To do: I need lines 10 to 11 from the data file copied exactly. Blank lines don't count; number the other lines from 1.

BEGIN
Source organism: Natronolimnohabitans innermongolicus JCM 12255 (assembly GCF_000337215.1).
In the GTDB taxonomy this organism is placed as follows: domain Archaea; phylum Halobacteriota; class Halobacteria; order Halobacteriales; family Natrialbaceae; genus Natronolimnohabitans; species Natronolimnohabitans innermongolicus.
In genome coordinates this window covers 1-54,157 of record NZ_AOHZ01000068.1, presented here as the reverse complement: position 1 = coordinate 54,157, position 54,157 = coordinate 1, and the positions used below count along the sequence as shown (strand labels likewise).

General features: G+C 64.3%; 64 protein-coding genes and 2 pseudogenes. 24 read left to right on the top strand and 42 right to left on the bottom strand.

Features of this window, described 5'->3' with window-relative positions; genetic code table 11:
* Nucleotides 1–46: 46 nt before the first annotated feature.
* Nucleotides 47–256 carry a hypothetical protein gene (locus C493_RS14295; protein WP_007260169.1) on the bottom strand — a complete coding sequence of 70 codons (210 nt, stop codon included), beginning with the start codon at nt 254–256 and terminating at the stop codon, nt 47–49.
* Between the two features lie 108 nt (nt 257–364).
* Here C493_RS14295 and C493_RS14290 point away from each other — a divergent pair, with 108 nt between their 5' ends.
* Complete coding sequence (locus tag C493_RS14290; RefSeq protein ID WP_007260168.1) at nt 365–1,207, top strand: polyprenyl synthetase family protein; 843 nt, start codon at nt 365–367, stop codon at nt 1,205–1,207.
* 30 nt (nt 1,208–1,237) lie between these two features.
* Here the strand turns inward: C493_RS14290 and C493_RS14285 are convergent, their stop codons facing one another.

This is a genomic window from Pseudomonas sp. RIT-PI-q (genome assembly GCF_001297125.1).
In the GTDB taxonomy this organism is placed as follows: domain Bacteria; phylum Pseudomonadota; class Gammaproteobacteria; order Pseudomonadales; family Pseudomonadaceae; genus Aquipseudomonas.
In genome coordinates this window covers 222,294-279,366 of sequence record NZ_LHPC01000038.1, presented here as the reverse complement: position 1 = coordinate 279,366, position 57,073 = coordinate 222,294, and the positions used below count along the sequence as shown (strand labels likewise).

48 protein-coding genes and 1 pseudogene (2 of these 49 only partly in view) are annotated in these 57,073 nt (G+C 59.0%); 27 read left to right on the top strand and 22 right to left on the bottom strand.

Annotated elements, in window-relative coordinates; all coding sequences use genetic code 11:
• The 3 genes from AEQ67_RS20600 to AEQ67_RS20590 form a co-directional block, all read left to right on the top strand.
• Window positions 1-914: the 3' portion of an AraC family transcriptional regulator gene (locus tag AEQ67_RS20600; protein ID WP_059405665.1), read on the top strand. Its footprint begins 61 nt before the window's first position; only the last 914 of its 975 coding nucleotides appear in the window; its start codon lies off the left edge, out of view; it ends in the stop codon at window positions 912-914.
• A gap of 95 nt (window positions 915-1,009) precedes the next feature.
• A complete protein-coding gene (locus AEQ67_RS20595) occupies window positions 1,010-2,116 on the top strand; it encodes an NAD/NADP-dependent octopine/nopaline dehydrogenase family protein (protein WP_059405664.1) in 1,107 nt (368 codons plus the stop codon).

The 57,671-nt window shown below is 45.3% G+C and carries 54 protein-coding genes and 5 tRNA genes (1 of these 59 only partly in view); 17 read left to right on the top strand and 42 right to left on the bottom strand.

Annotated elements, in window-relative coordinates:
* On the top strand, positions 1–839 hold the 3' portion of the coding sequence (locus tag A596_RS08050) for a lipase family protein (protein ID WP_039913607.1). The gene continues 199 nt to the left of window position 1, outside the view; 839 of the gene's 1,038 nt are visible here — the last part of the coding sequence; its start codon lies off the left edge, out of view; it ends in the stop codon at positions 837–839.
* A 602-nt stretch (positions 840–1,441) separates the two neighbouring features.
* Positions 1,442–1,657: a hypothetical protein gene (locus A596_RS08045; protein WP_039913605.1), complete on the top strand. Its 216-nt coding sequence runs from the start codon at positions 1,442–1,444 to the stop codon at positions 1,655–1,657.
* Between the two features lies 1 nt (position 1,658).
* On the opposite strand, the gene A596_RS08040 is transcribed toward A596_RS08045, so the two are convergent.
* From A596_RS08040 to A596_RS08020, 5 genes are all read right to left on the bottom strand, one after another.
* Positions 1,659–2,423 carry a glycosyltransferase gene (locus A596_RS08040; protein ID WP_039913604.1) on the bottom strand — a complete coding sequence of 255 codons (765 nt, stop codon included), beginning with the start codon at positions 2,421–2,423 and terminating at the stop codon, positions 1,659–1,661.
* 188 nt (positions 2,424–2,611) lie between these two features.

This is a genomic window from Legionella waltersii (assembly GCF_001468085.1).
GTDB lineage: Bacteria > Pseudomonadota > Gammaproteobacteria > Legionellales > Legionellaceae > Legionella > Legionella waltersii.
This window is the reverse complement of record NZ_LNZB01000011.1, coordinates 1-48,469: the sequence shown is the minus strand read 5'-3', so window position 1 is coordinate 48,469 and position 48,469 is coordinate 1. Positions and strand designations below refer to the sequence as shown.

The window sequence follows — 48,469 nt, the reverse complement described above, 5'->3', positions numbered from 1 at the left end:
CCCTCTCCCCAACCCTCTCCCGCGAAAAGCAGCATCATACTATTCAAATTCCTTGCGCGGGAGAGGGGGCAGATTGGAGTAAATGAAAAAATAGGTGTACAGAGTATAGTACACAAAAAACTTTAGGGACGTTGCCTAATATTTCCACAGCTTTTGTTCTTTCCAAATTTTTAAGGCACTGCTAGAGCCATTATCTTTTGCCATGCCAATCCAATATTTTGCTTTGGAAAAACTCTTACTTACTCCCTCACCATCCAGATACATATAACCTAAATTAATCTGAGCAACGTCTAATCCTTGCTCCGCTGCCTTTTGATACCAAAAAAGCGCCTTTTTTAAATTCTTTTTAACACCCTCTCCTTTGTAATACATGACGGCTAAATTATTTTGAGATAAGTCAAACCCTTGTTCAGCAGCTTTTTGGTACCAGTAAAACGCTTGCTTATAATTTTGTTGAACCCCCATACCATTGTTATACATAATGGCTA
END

* Complete coding sequence (locus tag C493_RS14290; RefSeq protein ID WP_007260168.1) at nt 365–1,207, top strand: polyprenyl synthetase family protein; 843 nt, start codon at nt 365–367, stop codon at nt 1,205–1,207.
* 30 nt (nt 1,208–1,237) lie between these two features.